The redefinition of marriage was followed by an intensified push to rethink sexuality as a spectrum, not a biologically determined male-female dichotomy, with the rise of the transgender movement.

“If we can’t see the point of our sexual embodiment where it matters most — in marriage — we’ll question whether it matters at all,” Anderson and George wrote of this phenomenon. “Hence the push to see gender as ‘fluid’ and existing along a ‘spectrum’ of nonbinary options.”

In 2016, the Obama administration’s Department of Justice and Department of Education issued guidance requiring that “when a school provides sex-segregated activities and facilities, transgender students must be allowed to participate in such activities and access such facilities consistent with their gender identity.” While that guidance was rescinded by the Trump administration in February 2017, efforts to institutionalize “gender” policies have continued legislatively and judicially.

The U.S. bishops wrote an open letter in December 2017 emphasizing that “gender ideology harms individuals and societies by sowing confusion and self-doubt. The state itself has a compelling interest, therefore, in maintaining policies that uphold the scientific fact of human biology and supporting the social institutions and norms that surround it.” A June 2019 Vatican document argued that the transgender movement aimed “chiefly to create a cultural and ideological revolution driven by relativism, and, secondarily, a juridical revolution, since such beliefs claim specific rights for the individual and across society.”

In the U.S., the legal battles over these “specific rights” have played out in such instances as the Supreme Court currently considering whether sexual orientation and gender identity are protected classes under Title VII of the 1964 Civil Rights Act. The Department of Education is investigating a Title IX complaint brought by three Connecticut female high-school track athletes over a state policy allowing biologically male athletes to compete in female sports if they identify as females. Other cases include a Christian teacher filing a lawsuit after being fired for refusing to use preferred pronouns and a custody battle over a 7-year-old boy whose mother claimed he has a female gender identity and whose father disagreed.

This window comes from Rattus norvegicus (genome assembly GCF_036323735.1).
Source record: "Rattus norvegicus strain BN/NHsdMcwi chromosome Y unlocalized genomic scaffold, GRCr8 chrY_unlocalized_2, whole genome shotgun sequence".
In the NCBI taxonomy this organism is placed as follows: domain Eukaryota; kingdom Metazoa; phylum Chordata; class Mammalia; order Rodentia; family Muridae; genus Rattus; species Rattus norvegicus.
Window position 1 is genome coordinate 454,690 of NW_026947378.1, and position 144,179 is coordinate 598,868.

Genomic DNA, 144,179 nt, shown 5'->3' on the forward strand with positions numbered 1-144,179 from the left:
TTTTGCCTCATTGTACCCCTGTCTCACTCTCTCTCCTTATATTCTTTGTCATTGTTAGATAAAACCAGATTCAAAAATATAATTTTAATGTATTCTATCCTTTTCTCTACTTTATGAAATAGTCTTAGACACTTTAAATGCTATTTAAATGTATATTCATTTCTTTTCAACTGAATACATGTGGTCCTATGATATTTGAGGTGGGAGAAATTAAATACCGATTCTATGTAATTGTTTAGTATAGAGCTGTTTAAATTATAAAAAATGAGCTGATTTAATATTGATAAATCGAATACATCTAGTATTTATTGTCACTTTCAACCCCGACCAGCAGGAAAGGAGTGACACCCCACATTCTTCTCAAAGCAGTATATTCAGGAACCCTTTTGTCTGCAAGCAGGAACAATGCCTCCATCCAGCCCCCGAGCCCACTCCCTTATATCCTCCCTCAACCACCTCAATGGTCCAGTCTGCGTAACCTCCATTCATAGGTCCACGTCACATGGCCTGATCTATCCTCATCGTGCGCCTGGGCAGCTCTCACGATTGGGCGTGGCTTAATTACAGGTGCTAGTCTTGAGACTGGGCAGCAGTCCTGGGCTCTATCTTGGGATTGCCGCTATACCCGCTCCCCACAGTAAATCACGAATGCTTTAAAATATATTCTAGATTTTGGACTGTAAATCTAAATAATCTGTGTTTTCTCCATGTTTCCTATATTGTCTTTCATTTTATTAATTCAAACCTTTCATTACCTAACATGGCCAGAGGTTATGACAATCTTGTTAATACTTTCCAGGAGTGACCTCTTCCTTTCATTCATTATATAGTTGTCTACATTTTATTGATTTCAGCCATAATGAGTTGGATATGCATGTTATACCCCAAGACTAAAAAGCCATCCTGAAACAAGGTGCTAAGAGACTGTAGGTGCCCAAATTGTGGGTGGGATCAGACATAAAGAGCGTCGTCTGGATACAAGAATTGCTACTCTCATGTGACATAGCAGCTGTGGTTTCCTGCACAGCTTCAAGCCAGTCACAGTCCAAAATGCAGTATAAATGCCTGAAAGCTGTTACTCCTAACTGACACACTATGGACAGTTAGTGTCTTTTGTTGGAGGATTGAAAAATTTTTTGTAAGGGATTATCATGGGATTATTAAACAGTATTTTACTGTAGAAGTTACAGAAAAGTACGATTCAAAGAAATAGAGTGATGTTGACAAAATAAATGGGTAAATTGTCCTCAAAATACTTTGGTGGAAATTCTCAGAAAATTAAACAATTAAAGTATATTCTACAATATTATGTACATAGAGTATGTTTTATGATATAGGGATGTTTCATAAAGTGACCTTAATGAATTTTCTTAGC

Life and Religious Liberty

Despite concerns during the 2016 election cycle about Donald Trump’s rhetoric and past, Catholics found an ally on the issues of religious liberty and abortion with his election. President Trump not only reinstated the Reagan-era Mexico City Policy ban on funding abortion overseas in 2017, revoked by his predecessor eight years earlier, he also expanded it to include Department of Defense funding.

And honoring his pledge to appoint federal judges supportive of pro-life perspectives, he appointed Justices Neil Gorsuch and Brett Kavanaugh to the Supreme Court. And the Trump administration defunded Planned Parenthood to the tune of $60 million in August 2019, through a Health and Human Services (HHS) rule barring Title X funding recipients from referring for abortion.

Ashley McGuire, a senior fellow for The Catholic Association, told the Register that over the past few years “the biggest tension in America” on the life issue “is between the people at a local level and their institutions and the courts.”

McGuire pointed to the “tidal wave” of pro-life legislation that’s been passed at the state level that is subsequently overturned at the courts, as well as consistent public polling that shows a large majority of Americans oppose abortion past the first trimester of pregnancy.

She said one significant step by the Trump administration and the Senate to aid the will of the people on the pro-life issue is the appointment of “a record number of constitutional judges who will maybe change that pattern of the will of the people on the issue of abortion being overturned at the courts.”

In 2013, the Little Sisters of the Poor went to court against the Obama administration over their refusal to comply with the contraceptive mandate of the Affordable Care Act, also known as “Obamacare.”

After years of litigation, the Supreme Court vacated the lower-court rulings against the Little Sisters and ordered the government to find another way to provide low-cost contraceptives to women. The Trump administration’s HHS issued a final rule in 2018 with a religious exemption for the religious order.